Homily of Bishop Donal McKeown for the Fifth Sunday of Lent

30 Mar 2020

Jesus was very often hard to understand. Regularly, he seemed to be at least one step ahead of his listeners. Thus, when he says to his apostles that Lazarus is ‘resting’, they assume that he will get better and be fine. When Jesus arrives at Bethany, Martha complains that he should have been there earlier. And even when Jesus talks about Lazarus rising again, she mistakenly thinks she knows what he means.

We are in the middle of a very confusing period. Regulations change by the day. Different scientists appear to have contrasting views of the best way forward. And then we have the wave of conspiracy theories that this is all being stoked by the Chinese or Bill Gates or big business – or that religious believers should take no precautions. So, what is Jesus trying to teach his uncertain followers?

Firstly, everything in the Gospel is about generating hope. Even condemnation of sin is always seasoned with a rich promise of forgiveness. The raising of Lazarus is a sign of what will happen at Jesus’ resurrection, because death does not have the last laugh. Here is not as good as it gets. The heavy rock over the cold tomb is not the heartless beast that crushes the life from all of our dreams. When Jesus says about Lazarus, “Unbind him let him go free” I see that as a call to free us all from the suffocating idea that life’s value is measured only by a short span of years and by what we have achieved. If fame, fun and fortune were the only measures of human dignity and achievement, then most people’s lives would be a waste of time and space. The resurrection of Lazarus and Jesus exalts human dignity because it makes space for love, dedication and generous self-sacrifice. And for the greatness of the little ones.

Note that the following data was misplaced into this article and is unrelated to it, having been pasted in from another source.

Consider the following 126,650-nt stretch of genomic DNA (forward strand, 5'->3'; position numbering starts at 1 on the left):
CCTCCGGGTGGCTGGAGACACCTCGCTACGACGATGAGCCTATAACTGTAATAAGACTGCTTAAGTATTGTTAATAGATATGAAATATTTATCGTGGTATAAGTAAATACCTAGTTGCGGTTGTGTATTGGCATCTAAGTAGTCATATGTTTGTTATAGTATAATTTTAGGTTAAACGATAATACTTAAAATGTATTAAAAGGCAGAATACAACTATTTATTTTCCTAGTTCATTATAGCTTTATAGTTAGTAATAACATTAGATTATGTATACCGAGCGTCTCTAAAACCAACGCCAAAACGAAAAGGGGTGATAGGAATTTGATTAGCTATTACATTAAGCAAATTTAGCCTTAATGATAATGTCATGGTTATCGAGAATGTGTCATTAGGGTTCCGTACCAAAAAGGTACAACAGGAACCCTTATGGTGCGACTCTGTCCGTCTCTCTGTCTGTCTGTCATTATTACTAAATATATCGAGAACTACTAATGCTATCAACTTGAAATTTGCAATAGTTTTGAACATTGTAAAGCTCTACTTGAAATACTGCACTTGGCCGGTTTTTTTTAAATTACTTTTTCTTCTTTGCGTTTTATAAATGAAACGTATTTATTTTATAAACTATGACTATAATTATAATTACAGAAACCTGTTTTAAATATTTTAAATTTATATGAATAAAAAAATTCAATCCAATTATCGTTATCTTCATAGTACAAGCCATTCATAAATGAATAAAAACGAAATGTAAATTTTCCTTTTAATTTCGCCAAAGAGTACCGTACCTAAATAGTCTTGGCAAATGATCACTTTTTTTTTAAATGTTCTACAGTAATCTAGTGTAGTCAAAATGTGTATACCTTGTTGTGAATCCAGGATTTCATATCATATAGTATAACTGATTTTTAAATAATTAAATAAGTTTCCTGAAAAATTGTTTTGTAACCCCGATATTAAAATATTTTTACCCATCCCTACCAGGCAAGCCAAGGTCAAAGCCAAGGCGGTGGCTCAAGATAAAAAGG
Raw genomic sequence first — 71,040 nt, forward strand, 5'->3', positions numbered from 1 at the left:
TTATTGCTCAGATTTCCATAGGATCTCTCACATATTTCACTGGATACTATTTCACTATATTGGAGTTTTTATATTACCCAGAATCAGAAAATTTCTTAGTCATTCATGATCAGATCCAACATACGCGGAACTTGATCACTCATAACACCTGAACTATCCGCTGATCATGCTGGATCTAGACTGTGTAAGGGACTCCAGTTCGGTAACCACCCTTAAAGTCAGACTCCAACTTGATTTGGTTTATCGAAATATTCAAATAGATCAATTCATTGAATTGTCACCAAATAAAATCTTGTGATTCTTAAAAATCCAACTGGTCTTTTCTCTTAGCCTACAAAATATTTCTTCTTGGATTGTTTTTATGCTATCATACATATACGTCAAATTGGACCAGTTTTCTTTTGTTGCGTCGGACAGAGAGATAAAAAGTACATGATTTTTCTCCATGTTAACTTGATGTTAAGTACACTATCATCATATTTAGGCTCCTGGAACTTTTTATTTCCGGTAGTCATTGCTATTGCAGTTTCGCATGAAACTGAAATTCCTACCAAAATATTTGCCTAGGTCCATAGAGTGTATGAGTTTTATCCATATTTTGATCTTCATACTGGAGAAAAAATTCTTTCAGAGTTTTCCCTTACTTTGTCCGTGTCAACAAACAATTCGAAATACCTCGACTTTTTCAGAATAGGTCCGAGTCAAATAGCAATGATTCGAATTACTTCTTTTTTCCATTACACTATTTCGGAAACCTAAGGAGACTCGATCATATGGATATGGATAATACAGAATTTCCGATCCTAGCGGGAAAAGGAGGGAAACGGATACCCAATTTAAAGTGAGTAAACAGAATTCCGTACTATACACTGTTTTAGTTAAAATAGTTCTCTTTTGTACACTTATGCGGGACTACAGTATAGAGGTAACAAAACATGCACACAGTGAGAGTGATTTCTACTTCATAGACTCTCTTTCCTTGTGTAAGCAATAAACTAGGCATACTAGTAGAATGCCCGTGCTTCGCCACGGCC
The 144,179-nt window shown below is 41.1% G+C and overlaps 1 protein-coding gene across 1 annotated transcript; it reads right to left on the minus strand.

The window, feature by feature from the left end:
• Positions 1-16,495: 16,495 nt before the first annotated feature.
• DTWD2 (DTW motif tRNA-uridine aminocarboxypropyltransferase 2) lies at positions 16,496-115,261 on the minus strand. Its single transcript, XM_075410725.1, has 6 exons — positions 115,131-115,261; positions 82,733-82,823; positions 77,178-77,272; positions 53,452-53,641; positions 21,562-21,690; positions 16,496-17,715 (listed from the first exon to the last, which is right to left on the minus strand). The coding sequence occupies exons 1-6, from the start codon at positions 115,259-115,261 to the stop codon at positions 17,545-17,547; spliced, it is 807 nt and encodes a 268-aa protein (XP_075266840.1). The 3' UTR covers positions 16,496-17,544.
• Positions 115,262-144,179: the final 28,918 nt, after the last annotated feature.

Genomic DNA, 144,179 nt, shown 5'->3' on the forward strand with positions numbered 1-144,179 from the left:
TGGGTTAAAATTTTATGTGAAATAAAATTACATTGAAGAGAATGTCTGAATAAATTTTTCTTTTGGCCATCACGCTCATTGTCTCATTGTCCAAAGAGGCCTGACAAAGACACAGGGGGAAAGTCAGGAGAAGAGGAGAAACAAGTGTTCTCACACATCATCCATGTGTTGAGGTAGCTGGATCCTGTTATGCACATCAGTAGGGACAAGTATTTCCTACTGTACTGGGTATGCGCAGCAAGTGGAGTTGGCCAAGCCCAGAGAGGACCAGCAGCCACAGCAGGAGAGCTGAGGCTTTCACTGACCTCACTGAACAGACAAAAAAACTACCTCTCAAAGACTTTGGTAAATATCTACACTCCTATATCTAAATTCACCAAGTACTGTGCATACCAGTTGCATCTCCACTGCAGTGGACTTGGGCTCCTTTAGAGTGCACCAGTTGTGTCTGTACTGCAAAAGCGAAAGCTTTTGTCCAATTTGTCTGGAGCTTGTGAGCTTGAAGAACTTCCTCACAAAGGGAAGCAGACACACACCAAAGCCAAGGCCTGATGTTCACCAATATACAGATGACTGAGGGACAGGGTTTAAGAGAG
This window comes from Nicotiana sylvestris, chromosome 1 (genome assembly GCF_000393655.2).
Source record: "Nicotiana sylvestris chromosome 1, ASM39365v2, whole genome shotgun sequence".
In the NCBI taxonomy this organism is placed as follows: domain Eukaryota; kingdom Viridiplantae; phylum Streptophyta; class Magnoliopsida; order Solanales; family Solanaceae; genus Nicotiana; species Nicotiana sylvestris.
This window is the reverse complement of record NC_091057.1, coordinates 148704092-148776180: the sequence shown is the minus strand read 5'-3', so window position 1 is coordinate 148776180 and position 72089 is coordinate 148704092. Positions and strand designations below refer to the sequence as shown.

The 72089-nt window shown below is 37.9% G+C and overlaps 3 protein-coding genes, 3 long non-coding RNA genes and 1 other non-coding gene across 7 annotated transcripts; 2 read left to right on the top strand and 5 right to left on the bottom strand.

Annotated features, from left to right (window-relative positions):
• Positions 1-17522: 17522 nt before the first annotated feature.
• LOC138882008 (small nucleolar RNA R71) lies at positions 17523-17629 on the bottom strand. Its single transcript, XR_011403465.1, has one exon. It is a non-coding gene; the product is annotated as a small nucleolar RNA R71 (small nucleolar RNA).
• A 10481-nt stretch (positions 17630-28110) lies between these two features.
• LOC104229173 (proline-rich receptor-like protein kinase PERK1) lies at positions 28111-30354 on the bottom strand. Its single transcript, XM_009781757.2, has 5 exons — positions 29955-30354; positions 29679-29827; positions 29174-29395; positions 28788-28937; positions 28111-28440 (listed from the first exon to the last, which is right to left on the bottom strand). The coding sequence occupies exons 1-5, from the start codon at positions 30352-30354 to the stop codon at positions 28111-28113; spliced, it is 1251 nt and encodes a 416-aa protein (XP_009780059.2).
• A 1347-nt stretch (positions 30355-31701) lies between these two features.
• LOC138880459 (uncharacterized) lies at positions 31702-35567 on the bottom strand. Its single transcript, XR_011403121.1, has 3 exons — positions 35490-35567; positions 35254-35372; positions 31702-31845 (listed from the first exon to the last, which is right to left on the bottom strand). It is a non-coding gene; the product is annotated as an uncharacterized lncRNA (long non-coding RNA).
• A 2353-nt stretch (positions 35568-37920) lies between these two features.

In these weeks, we will be missing so many of the soothers that entertain us, many of the familiar structures that give shape to our days and weeks. Jesus asks us not to be afraid of the tombs where so many of our plans and boasts appear to have been buried. As with the apostles and Martha, Jesus says to us “I want to show you a different way of looking at things.” Face this temporary ‘bereavement’ with hope and confidence that God is in the midst of it, putting everything in a new perspective. That is much more mature and nourishing than rage or conspiracy theories.